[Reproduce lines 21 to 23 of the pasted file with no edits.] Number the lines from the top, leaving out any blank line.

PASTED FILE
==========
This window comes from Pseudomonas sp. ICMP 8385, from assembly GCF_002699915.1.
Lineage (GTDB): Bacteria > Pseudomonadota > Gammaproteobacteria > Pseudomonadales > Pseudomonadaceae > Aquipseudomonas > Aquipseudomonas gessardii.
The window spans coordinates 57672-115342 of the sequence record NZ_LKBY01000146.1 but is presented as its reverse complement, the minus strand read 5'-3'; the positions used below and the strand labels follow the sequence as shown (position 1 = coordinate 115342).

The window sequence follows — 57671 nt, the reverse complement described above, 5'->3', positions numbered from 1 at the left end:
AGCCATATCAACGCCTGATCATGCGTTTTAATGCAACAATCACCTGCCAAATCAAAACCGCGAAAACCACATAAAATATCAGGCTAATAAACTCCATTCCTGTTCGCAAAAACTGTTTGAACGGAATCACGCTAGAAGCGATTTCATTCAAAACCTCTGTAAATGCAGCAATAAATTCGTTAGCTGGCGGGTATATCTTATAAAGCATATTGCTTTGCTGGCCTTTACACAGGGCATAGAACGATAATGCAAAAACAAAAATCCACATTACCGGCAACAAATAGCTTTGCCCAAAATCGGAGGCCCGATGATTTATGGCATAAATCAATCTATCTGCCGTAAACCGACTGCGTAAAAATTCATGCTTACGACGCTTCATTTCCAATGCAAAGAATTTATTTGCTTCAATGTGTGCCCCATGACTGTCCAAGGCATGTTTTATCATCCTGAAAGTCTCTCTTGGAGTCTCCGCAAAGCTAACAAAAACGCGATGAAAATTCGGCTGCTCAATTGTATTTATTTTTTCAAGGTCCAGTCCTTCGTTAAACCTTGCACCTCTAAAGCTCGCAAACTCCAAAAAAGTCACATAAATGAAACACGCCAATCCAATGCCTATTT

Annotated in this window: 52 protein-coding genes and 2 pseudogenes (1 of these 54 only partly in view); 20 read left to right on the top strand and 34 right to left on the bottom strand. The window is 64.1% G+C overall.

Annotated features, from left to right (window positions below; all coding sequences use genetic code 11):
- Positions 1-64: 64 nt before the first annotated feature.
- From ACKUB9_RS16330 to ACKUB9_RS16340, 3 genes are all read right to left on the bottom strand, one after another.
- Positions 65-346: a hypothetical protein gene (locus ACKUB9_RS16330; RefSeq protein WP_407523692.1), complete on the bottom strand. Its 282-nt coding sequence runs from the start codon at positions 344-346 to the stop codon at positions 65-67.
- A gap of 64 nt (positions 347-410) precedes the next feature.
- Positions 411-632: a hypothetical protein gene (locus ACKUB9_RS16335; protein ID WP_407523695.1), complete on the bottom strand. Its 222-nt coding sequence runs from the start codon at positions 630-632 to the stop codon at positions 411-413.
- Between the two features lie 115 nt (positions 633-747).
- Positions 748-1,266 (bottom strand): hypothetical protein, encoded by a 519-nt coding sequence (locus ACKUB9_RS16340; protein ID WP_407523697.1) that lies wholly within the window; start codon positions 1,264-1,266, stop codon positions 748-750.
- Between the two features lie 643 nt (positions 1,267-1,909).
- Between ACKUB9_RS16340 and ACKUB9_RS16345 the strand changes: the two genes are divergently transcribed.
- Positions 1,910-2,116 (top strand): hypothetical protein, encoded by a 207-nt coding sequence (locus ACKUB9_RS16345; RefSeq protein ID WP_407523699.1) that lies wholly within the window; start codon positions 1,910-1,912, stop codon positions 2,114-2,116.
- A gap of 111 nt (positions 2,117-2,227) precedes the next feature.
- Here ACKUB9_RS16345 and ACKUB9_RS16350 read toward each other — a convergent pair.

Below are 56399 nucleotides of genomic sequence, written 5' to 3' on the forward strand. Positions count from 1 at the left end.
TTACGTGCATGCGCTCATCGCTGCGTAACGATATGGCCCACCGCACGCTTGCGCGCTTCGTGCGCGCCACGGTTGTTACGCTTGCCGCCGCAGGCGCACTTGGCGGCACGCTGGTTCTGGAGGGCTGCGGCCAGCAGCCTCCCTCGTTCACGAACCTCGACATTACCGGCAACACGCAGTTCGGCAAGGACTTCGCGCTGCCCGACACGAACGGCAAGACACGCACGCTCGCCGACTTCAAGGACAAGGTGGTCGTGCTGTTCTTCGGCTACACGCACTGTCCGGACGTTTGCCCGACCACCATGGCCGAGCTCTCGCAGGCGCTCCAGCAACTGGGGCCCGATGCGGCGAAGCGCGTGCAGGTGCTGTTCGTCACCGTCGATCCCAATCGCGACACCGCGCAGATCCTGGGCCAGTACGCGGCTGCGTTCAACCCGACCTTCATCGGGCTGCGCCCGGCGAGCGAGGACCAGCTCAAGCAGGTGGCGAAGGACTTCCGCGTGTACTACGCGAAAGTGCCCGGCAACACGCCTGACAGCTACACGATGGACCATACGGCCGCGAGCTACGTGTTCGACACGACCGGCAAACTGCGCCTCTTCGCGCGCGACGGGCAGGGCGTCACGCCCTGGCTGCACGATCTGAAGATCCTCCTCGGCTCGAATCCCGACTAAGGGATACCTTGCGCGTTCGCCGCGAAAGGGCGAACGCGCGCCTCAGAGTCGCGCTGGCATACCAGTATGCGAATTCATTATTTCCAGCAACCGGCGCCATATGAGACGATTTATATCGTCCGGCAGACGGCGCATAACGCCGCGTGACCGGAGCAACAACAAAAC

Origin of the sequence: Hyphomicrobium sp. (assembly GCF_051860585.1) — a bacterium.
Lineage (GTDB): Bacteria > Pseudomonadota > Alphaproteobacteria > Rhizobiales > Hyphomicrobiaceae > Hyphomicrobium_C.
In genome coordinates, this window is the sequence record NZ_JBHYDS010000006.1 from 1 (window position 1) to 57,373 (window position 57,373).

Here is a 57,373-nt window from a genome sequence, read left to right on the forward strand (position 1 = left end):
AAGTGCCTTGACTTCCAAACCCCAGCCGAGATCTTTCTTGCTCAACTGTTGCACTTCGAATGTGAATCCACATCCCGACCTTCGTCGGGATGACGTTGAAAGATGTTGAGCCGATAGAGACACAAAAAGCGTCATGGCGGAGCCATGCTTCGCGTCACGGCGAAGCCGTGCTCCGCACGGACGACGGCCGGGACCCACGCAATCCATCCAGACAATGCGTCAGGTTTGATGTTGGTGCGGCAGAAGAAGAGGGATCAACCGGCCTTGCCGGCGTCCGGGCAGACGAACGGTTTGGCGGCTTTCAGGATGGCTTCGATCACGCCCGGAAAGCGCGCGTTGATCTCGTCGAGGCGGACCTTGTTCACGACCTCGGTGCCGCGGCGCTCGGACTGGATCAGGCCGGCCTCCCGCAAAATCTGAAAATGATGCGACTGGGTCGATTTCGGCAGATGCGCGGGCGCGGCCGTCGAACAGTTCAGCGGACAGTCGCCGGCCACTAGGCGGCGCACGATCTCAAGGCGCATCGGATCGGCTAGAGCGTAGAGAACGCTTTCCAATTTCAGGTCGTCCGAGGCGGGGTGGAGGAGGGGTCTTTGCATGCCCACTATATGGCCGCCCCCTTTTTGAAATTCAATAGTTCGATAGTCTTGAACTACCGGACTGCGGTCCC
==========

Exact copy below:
TTACGTGCATGCGCTCATCGCTGCGTAACGATATGGCCCACCGCACGCTTGCGCGCTTCGTGCGCGCCACGGTTGTTACGCTTGCCGCCGCAGGCGCACTTGGCGGCACGCTGGTTCTGGAGGGCTGCGGCCAGCAGCCTCCCTCGTTCACGAACCTCGACATTACCGGCAACACGCAGTTCGGCAAGGACTTCGCGCTGCCCGACACGAACGGCAAGACACGCACGCTCGCCGACTTCAAGGACAAGGTGGTCGTGCTGTTCTTCGGCTACACGCACTGTCCGGACGTTTGCCCGACCACCATGGCCGAGCTCTCGCAGGCGCTCCAGCAACTGGGGCCCGATGCGGCGAAGCGCGTGCAGGTGCTGTTCGTCACCGTCGATCCCAATCGCGACACCGCGCAGATCCTGGGCCAGTACGCGGCTGCGTTCAACCCGACCTTCATCGGGCTGCGCCCGGCGAGCGAGGACCAGCTCAAGCAGGTGGCGAAGGACTTCCGCGTGTACTACGCGAAAGTGCCCGGCAACACGCCTGACAGCTACACGATGGACCATACGGCCGCGAGCTACGTGTTCGACACGACCGGCAAACTGCGCCTCTTCGCGCGCGACGGGCAGGGCGTCACGCCCTGGCTGCACGATCTGAAGATCCTCCTCGGCTCGAATCCCGACTAAGGGATACCTTGCGCGTTCGCCGCGAAAGGGCGAACGCGCGCCTCAGAGTCGCGCTGGCATACCAGTATGCGAATTCATTATTTCCAGCAACCGGCGCCATATGAGACGATTTATATCGTCCGGCAGACGGCGCATAACGCCGCGTGACCGGAGCAACAACAAAAC

Origin of the sequence: Hyphomicrobium sp. (assembly GCF_051860585.1) — a bacterium.
Lineage (GTDB): Bacteria > Pseudomonadota > Alphaproteobacteria > Rhizobiales > Hyphomicrobiaceae > Hyphomicrobium_C.